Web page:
***The Iowa Standard is an independent media voice. We rely on the financial support of our readers to exist. Please consider a one-time sign of support or becoming a monthly supporter at $5, $10/month - whatever you think we're worth! If you’ve ever used the phrase “Fake News” — now YOU can actually DO something about it! You can also support us on PayPal at [email protected] or Venmo at Iowa-Standard-2018 or through the mail at: PO Box 112 Sioux Center, IA 51250

Karen Fann, the Arizona Senate President, said on Tuesday that the election audit of the 2020 presidential election being led by Cyber Ninjas differs from the Maricopa County tally. Due to the discrepancy, the election review team will acquire new machines to recount the ballots.

Fann said the numbers have not yet been released, but noted at this point they know the numbers do not match with Maricopa County.


Maricopa County’s official canvass shows a total of 2,089,563 ballots cast in the 2020 general election. Both the Arizona Senate Democrat Caucus and the chair of the county’s Board of Supervisors cast doubt on the findings of the election audit.

According to The Epoch Times, the ballots submitted in Maricopa County were tabulated as normal by election officials. They were then recounted by hand by audit teams hired by the state Senate. The Senate was set to conduct its own recount, which will provide a number to compare with those from the county and from the auditors — it will focus on the number of ballots and not the actual votes, unlike the first two tabulations.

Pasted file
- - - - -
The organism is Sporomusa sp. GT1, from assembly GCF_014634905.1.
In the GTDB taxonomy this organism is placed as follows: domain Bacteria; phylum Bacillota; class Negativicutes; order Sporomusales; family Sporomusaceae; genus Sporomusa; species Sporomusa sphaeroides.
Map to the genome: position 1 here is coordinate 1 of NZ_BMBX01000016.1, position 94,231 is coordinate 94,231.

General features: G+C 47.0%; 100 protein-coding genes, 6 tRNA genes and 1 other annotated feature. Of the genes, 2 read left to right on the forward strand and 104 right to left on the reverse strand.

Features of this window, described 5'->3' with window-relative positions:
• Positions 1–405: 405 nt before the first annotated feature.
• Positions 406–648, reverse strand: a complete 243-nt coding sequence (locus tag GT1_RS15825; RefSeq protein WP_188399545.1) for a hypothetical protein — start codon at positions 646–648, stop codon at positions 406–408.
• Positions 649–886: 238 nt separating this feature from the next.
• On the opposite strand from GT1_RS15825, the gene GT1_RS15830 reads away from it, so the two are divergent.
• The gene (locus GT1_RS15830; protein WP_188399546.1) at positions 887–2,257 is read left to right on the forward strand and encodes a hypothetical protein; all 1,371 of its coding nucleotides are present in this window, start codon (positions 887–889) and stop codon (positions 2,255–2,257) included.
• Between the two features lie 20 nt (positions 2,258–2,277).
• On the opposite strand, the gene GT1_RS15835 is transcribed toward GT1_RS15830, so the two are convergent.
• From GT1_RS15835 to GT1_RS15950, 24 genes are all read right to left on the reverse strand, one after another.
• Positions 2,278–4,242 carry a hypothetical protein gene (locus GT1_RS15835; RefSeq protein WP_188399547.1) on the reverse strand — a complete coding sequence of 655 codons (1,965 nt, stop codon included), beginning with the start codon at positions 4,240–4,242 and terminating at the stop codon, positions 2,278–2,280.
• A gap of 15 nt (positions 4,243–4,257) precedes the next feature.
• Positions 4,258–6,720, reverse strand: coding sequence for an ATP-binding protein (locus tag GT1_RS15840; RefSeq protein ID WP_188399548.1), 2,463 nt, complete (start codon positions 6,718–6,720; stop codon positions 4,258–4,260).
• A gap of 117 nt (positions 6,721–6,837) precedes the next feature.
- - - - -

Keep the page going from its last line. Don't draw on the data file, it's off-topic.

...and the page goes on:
Interestingly, Maricopa County officials announced they would replace all of their election machines afterward due to concerns about the equipment being probed by auditors. After defending voting machines and talking about how difficult it would be to hack the systems, Arizona’s Democrat Secretary of State Katie Hobbs told the county Board of Supervisors she believed the security of the machines had been compromised due to the work by Cyber Ninjas. She said she would consider decertifying the machines if Maricopa County tried to reuse them.

Maricopa County’s most recent expense for election equipment was a $6.1 million contract with Dominion Voting Systems. The new machines will also be produced by Dominion, according to the county’s communications director.

Randy Pullen, the audit coordinator, said this second recount is a sign Senate Republicans are “being super careful.” Pullen said they know Maricopa County is going to be “hostile.”

Author: Jacob Hall


Please enter your comment!
Please enter your name here